Rice said that the administration “strongly” supports the police reform bill named after Floyd, who was killed last May after Minneapolis police officer Derek Chauvin pinned his knee to Floyd’s neck for seven minutes and 46 seconds. Chauvin’s murder trial for the death of Floyd is currently ongoing.
The White House “is working with Congress to swiftly enact meaningful police reform that brings profound, urgently needed change,” Rice said.
The decision to shelve the commission underscores the ways in which campaign promises can clash with the realities of governing and potentially trip up a president’s agenda. Biden first promised to set up an oversight commission last June, roughly one week after Floyd’s killing. As numerous cities staged mass protests against the killing of Black people, Biden called for reforms to policing, including a national database of police misconduct and a ban on the use of chokeholds. But he refrained from endorsing the biggest policy demands from the Black Lives Matter movement on issues like police liability, and declined to embrace their call to “defund the police” and reallocate funding to social programs and community priorities.
“We need each and every police department in the country to undertake a comprehensive review of their hiring, their training and their de-escalation practices,” Biden said in a Philadelphia speech addressing the protests across the country last summer. “And the federal government should give the cities and states the tools and resources they need to implement reforms.”
When it was announced, members of the Black Lives Matter movement and civil rights leaders expressed skepticism about the value of another commission, questioning what impact it could have. And after Biden entered office, civil rights organizations, including the Leadership Conference on Civil and Human Rights and the NAACP Legal Defense and Educational Fund, told the administration that another commission wasn’t needed given the decades’ worth of research already compiled on policing practices.
“As the ongoing trial in the death of George Floyd makes clear, transforming policing in America is one of the most urgent crises facing the nation today,” Wade Henderson, president of the Leadership Conference, said in a statement to POLITICO. “We also agree with the White House decision to forgo the creation of a commission to study the problem.”
“This matter is much too urgent for delay, and Congress is by far the more appropriate venue to consider changes in law regarding police accountability,” Henderson added.
Civil rights advocates were especially concerned that a commission would be used as an excuse by lawmakers in the Senate — both Republicans and skeptical Democrats — to stall action on the House-passed police reform bill. Lawmakers, the fear was, might cite the need to see the commission’s completed work as a reason to hold off on supporting police reform legislation.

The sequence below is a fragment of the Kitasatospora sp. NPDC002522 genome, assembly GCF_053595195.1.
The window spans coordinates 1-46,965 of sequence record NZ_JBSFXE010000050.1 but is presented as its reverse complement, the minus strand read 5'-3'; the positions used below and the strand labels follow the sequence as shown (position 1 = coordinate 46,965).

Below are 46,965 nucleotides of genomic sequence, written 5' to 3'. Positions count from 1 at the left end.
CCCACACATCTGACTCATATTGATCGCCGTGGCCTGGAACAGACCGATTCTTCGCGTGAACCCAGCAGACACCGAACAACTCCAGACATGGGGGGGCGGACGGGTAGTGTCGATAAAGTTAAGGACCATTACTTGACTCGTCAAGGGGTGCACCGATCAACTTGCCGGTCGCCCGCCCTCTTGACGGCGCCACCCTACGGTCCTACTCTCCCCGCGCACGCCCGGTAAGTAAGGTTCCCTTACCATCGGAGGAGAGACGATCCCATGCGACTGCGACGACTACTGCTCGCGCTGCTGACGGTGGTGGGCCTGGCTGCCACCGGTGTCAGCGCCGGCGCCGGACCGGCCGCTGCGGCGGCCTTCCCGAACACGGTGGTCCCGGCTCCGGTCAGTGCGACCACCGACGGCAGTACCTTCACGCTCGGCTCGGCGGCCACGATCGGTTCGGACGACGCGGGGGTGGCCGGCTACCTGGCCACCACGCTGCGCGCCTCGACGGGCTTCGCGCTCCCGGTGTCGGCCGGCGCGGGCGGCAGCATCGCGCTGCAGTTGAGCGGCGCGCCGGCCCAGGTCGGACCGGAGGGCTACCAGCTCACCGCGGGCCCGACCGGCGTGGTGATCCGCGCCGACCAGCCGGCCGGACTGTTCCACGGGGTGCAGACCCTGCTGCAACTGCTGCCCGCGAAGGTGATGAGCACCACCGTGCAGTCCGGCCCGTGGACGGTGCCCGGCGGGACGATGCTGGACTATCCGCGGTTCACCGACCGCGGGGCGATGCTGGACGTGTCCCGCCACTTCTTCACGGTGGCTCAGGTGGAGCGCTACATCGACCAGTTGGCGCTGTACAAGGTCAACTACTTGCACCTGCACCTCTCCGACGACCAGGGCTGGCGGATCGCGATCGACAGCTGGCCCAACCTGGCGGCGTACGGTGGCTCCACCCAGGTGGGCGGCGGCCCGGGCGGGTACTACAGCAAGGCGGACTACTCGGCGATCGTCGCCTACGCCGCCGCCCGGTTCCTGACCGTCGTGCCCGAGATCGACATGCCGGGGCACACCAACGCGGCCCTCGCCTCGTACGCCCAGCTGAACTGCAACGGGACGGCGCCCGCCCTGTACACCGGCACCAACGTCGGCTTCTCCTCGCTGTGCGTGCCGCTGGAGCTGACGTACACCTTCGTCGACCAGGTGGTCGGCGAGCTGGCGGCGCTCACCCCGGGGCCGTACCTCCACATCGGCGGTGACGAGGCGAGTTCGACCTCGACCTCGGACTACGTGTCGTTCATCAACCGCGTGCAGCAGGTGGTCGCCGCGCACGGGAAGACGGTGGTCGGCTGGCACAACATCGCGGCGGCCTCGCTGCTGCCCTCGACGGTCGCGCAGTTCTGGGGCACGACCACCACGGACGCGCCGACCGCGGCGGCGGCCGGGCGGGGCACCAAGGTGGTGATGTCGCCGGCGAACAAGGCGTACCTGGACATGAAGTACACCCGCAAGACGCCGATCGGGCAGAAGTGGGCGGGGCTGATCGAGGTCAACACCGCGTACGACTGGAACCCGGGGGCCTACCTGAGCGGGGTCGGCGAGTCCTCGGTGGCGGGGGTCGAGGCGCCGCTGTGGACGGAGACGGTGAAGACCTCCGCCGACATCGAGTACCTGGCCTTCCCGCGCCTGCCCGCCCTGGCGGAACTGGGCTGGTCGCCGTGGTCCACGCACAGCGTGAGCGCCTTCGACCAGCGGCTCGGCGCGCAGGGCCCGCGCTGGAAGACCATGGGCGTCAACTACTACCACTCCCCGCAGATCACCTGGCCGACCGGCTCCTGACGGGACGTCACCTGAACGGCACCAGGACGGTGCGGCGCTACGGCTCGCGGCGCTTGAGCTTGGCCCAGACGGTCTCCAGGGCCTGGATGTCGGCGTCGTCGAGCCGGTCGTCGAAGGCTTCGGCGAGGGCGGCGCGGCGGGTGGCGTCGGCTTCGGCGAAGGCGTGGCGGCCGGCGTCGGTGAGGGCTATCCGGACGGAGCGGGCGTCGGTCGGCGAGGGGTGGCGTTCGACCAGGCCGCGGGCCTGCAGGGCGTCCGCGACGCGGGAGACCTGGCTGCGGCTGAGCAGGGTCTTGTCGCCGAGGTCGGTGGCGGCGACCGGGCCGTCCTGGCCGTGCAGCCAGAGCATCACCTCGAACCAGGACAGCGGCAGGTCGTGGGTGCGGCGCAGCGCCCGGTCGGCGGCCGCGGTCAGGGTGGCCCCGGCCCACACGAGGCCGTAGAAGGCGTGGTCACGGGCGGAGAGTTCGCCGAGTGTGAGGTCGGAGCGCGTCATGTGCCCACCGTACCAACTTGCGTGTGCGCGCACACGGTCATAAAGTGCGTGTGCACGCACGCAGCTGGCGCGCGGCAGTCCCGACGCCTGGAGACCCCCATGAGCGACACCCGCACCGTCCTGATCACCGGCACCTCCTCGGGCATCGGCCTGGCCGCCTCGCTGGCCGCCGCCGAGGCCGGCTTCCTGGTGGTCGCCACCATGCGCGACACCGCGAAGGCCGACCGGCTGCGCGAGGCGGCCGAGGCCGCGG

There was clear “commission fatigue” in all the meetings the White House held with civil rights groups and police unions, said a source familiar with the administration’s efforts.
Police union representatives themselves were indifferent about another panel, though they made clear to the White House that if one was established, they wanted a seat at the table.
Jim Pasco, executive director of the Fraternal Order of Police, said he and the president of the organization met virtually with Rice shortly after Biden took office. During that meeting, the White House was still planning to form the commission but Pasco said he shared with Rice that the FOP didn’t think another panel was imperative.
“Our concern wasn’t that they would or would not have one. Our concern was that we would have a voice and we were assured that we would,” Pasco said.
Pasco noted that former President Barack Obama had established his own police commission, which came up with “a plethora of recommendations, the majority of which we agreed with and virtually nothing had happened with those.”
“So,” he added, “a good starting point would be to take the recommendations of the most recent previous commission and try to implement them.”
The Obama-era task force, which issued a 120-page report in 2015, did not embrace two major activist demands of the time: requiring body cameras for all police and making federal funds to local police departments contingent on racial bias training.
Former President Donald Trump also launched a commission, though it was composed entirely of law enforcement. The commission’s report defended qualified immunity, a judicial doctrine that shields police from lawsuits over civil rights violations brought by victims of police violence or their families. A federal judge in Washington also found that the Trump commission violated federal law on advisory committees by not having a balanced advisory board.
Those past commissions “resulted in no policy change,” Derrick Johnson, president of the NAACP, said in an interview.
“Without full authority to hold police officers and agencies accountable,” Johnson said, a commission “is more window dressing unless the purpose of the commission was to build the public support for passage of the George Floyd act in the Senate.”